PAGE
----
Today at the All Things D: 11 conference, Chariman of IAC and Expedia Barry Diller and CNN Worldwide president Jeff Zucker talked to Walt Mossberg about the future of television.
Mossberg kicked off the discussion by asking diller about ‘charging for something that’s free’.
So. Much. Tech.
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“I don’t want to beat up the broadcasters,” said Diller, “I want to move things from closed systems to Internet systems.” Those theoretically open systems would presumably include the internet and wireless networks, over which Aereo’s small antenna’s broadcast their repatriated TV signals.
“Any incumbent wants to guard their wall as aggressively as they can,” said Diller about the resistance that Aereo has been facing from traditional broadcast. “I’m kind of happy they sued us in a noisy way because it’s helping Aereo get known.”
But, when asked frankly about customers, Diller acknowledged that “we have very few.”
Aereo is set to spread out to 22 cities in the next few months, and Diller says ‘it’s just beginning’.
“If it works, and it gets a reasonable amount…15-20 million homes, we’ll have a billing relationship with them and we’ll be able to generate our own programming,” said Diller. Original programming has become a major theme, with Amazon, Netflix and Hulu all working their way out from re-broadcasting to bespoke shows.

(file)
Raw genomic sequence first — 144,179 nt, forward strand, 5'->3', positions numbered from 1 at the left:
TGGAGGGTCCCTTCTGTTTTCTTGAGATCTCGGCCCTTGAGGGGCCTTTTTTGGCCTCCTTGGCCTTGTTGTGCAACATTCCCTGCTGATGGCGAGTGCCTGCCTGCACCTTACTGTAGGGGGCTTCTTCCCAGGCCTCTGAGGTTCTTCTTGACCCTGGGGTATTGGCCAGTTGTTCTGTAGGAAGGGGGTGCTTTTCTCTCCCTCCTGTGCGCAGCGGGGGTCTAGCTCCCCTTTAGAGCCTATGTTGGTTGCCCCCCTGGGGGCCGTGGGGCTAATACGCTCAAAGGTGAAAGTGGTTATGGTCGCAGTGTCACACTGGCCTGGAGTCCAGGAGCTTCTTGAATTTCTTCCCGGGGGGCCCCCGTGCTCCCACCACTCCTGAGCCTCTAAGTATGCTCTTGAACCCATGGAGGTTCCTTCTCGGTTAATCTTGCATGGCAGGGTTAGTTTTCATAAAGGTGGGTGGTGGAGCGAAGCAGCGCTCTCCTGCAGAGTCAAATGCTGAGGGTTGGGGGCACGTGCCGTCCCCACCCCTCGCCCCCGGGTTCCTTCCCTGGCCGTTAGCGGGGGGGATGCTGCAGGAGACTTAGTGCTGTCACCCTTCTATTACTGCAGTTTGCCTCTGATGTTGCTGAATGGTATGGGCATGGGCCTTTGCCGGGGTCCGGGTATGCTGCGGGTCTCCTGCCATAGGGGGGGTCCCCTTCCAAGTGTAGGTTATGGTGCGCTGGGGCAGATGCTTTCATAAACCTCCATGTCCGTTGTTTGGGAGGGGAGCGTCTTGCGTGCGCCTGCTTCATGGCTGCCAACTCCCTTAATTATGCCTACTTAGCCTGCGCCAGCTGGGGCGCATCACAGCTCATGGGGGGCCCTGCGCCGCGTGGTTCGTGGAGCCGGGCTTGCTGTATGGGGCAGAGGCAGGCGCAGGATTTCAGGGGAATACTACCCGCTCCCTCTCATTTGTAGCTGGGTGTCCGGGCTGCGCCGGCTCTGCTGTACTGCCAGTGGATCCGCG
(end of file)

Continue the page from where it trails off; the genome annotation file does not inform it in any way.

Diller says that Aereo isn’t pulling money out of broadcasters’ pockets because a larger audience will equate to more reach for TV advertisers, which is where their revenue comes from.
Diller also spoke on the future of consumption, stating that a la carte programming is the future of consumption. Young people, he says, aren’t interested in subsidizing other content that they aren’t interested in, which is the way that cable is currently set up.
“I can’t imagine any of you enjoy the navigation system of cable, if you do you don’t belong at this conference,” says Diller. “If you do…you’re downright stupid.”
Diller pointed to Apple and Amazon as the prime contenders to change the way that we watch TV in a meaningful way. If Apple can develop a product that works well, Diller says, there is real chance for success.
“Microsoft’s Xbox is a fantastic device…they are going to drive programming through it, and they’re going to drive this centricity,” added Diller, acknowledging that the company shouldn’t be ignored in the ‘future of television’s’ Internet centric modality.